And somehow, almost all of it worked.
Hell, if they’d only stopped at “Losing My Religion”—certainly not their greatest song, but their closest to a standard—they’ve have achieved that most rare of pop glories: a creation that everyone knows, and that almost everyone enjoys. But their catalogue is riddled with other near-standards: “Man on the Moon,” “The One I Love,” “Radio Free Europe,” “What’s the Frequency Kenneth?”…and then there’s the slightly-hidden gems: “Little America,” “Perfect Circle,” “These Days,” “Country Feedback,” “Living Well is the Best Revenge”…and the albums, the ALBUMS: Automatic, Murmur, Hi-Fi, Lifes Rich Pageant, Document…
There may have been a point where I could have been objective about R.E.M.; I bet if I tried, I still could be today. But the sheer volume of amazing, awe-inspiring pop creations that the band has pulled out of the ether means that, frankly, I don’t ever want to.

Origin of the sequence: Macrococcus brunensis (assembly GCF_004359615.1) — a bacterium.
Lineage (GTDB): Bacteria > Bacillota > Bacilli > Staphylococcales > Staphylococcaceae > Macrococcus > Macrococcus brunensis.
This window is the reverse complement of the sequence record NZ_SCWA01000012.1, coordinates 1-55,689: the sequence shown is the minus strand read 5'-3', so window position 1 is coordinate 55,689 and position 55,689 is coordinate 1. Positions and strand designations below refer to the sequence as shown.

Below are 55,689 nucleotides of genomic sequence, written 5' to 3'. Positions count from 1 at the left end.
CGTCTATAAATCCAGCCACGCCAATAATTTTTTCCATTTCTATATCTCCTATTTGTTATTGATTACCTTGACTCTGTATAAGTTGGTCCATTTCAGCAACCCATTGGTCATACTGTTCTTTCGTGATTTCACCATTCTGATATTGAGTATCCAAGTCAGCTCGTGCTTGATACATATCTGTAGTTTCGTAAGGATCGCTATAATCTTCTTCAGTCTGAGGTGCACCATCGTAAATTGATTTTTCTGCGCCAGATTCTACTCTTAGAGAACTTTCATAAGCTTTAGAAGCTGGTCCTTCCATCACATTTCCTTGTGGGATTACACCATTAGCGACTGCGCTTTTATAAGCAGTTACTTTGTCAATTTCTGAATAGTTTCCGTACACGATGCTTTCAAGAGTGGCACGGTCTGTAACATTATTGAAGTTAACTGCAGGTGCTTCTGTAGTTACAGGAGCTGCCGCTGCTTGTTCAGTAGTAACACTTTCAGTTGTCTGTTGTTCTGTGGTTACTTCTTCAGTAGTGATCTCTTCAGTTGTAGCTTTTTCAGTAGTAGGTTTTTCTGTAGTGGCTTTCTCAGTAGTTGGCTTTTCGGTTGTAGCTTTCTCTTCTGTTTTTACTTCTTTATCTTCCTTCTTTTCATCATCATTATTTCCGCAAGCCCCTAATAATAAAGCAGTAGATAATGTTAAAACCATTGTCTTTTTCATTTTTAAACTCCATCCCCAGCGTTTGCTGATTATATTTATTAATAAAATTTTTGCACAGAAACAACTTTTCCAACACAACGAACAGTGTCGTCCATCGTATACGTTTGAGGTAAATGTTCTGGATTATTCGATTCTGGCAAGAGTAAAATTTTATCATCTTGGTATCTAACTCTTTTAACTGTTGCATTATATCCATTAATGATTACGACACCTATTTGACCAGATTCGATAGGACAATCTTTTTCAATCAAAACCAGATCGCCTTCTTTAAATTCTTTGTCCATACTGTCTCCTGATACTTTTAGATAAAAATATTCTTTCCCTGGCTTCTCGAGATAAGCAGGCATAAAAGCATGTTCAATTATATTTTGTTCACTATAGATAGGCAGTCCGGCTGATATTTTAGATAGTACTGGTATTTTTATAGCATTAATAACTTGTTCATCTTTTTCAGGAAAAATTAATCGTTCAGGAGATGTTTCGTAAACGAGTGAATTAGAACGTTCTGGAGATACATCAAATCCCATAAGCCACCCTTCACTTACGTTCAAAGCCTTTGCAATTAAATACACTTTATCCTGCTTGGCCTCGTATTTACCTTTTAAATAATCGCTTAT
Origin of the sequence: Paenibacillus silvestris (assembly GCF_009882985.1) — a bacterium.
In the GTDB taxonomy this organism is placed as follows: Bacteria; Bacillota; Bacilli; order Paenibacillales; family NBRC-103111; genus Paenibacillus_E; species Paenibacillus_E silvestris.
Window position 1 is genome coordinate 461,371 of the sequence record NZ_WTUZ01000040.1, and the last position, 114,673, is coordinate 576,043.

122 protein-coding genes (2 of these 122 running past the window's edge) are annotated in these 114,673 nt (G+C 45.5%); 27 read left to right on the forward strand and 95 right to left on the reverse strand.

Fourteen years after discovering them, R.E.M. still awe me. And I don’t want that to change.
I sometimes explain to people that my rock and roll bucket list consists of bands that I need to see before I die or they die. It’s a tongue-and-cheek remark that usually gets a laugh, but there’s more than a shred of truth to it: like life itself, the shifting state of a band can change suddenly, without warning.
Along these lines, today’s announcement took me by surprise. Sure, R.E.M. didn’t tour for Collapse Into Now, but that’s nothing new; the band didn’t tour Out of Time and Automatic for the People either, and those were its two most popular albums. Plus, Collapse was a rather good album, all things considered – perhaps the ‘best’ post-Berry release, even if Accelerate is more exciting and Up more interesting.
But in hindsight, the signs were there: Collapse’s publicity consisted almost entirely of in-studio performances and a series of Stipe-managed music video projects. The album itself sounded like (as one reviewer astutely put it) a greatest hits without the hits, entertainingly recalling the band’s past work but offering little suggestion of a path forward. And with the band’s members all living in different cities, it’s not as if the unit was quite the united force it once was.